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  2. I echo all Alicia says above... Yes, it is so easy to get caught up in how things are affecting us, not stopping to hear His whisper that gives insight into another's pain... I love your last line. I want to have that thought uppermost too. Came here from Redemptions Beauty and a comment you left on an old post... Thanks for sharing your pastor's message and your heart today! - Pam, Apples of Gold

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  3. The last three years that Dave and I lived in Seattle we truly did life together with another ministry couple that were dear friends. The good, the bad, the ugly. And it was such a joy and we all changed because of that level of honesty. But it takes a lot of time so you cannot have this with lots of people.

    Other times, God uses me to help another in need ... this is ministry.

    I pray, Jen, that you get the desire of your heart here and find genuine relationship.

    (Sorry, got long winded there.)

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  4. Oh, Jen, we all need to want to be a vessel of the Holy Spirit, and it's hard sometimes as humans to accept that calling. I'm praying for you and for all of us that we'll hear God's whispers and answer the call to minister to others or to serve in some capacity where He needs us.

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  5. Wake me up, Holy Spirit! Fully awake!

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  6. "I want to stop asking people the polite "How are you?" when I am unwilling to take the time to listen to an answer that is more than "fine" or "good," or "keepin' on, keepin' on." And I want to get out of my own headspace so that I am always willing to stop and address the needs of someone, instead of rushing to the next something." How to do this? I want so badly to somehow respond to God first and everything else second. I know the Spirit does that and I know that God put His Spirit in me. It's just not near enough to the top. Nuts. He is edging His way there, though...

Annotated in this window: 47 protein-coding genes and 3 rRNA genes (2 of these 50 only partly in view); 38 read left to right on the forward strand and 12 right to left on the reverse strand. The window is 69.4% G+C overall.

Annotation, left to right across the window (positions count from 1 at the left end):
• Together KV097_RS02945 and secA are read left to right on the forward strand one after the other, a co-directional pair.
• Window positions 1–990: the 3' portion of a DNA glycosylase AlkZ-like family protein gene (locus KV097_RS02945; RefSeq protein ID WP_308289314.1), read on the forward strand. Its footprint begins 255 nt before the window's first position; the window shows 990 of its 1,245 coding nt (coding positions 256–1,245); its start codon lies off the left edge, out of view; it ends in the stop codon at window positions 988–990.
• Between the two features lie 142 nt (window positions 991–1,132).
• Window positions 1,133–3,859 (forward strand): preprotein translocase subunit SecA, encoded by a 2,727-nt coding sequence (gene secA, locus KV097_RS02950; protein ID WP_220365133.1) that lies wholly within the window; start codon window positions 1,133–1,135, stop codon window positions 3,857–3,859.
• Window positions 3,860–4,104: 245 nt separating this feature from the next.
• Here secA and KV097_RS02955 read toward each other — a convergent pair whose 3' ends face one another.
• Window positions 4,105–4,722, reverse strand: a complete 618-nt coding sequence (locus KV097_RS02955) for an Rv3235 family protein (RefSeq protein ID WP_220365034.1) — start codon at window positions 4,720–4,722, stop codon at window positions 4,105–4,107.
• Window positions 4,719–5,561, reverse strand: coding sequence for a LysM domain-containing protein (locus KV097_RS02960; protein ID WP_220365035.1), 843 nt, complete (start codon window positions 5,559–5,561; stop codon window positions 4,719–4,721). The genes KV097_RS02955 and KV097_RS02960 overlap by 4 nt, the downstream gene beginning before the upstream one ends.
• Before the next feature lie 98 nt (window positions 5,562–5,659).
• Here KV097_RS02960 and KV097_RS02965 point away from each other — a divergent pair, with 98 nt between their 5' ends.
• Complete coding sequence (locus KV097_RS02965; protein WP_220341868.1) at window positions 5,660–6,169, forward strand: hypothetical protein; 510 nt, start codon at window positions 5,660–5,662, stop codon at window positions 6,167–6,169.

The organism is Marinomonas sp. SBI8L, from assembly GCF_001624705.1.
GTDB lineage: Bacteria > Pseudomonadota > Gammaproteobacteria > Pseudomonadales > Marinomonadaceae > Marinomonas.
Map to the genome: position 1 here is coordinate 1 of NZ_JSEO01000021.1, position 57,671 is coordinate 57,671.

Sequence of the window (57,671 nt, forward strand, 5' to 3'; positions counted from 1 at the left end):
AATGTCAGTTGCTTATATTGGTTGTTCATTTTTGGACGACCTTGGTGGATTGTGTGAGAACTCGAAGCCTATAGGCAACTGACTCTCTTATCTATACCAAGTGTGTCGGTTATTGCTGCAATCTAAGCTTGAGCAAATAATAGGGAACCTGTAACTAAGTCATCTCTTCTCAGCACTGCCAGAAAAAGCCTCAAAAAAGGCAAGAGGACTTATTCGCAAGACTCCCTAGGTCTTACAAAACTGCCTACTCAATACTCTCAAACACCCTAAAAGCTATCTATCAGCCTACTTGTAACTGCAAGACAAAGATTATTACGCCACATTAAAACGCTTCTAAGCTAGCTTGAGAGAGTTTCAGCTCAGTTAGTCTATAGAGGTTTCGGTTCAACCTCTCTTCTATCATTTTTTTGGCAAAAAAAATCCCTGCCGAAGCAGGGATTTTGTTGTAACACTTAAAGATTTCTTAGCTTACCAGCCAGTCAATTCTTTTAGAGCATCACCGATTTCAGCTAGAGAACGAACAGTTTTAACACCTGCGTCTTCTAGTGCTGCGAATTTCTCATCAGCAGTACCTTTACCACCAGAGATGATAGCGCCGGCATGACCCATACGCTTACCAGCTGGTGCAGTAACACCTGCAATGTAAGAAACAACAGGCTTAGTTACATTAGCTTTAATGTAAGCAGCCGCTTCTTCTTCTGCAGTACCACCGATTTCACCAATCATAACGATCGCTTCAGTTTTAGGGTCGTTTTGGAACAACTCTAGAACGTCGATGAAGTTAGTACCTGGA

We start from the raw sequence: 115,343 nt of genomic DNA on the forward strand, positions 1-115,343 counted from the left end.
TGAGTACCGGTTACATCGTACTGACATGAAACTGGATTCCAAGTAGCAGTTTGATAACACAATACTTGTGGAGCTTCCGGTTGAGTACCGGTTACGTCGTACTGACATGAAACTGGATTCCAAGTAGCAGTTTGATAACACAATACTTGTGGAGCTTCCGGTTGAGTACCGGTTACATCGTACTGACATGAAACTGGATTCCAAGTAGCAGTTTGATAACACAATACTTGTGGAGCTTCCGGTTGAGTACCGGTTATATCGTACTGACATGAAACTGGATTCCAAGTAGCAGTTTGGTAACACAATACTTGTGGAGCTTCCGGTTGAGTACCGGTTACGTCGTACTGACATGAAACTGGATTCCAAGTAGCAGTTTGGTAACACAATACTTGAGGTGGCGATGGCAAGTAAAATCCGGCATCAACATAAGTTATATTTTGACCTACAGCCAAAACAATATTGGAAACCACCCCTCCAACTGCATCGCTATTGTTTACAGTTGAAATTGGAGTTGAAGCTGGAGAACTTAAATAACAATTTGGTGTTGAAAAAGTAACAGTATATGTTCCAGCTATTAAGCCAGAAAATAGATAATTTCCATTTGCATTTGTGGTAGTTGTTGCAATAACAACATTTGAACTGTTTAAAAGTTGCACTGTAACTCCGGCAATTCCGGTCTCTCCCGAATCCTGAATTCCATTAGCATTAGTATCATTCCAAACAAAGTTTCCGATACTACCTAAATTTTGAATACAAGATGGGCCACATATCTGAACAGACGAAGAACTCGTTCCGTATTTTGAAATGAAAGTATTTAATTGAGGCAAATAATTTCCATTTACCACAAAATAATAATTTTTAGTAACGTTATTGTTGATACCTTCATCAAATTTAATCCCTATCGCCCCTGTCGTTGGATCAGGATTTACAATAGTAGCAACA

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  7. What a fabulous sermon that must have been! I'm going to go concentrate on breaking down some walls of my own :)

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  8. I was excited to see you write about the Holy Spirit for Pentecost. I wrote on it,too (for Wednesday). Kept it light for today! To get past myself and pour into others...this, too, is my desire by the power of the Holy Spirit. Amen to your post!

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  9. Love this post and I want to come along with you. To be vessel I must empty myself of my stuff, my attitudes, my to do list so only God Spirit fills my heart. Great reminder this Pentecost!

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  10. Ah, dear friend, this is so living.
    We do a gross injustice to the Body of Christ when we put up walls of fake. I have found that He often ministers to my heart's deep needs, in spite of my pretending, but it is truly a joy to find others who are consciously willing to know and be known. In a world of consummerism and anonymity, it's like a city on a hill.

    Yes, we must BE the church we want to see.

    Thanks for a thoughtful write.

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  11. doing church vs. being church . . . thought-provoking! I've sensed this lack of the Holy Spirit in my life, friend, and this post is solid food for reflection. Thank you.

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  12. This is my prayer every day, Jen--to live by the Spirit. You tell it perfectly here. Joining you in this wild adventure!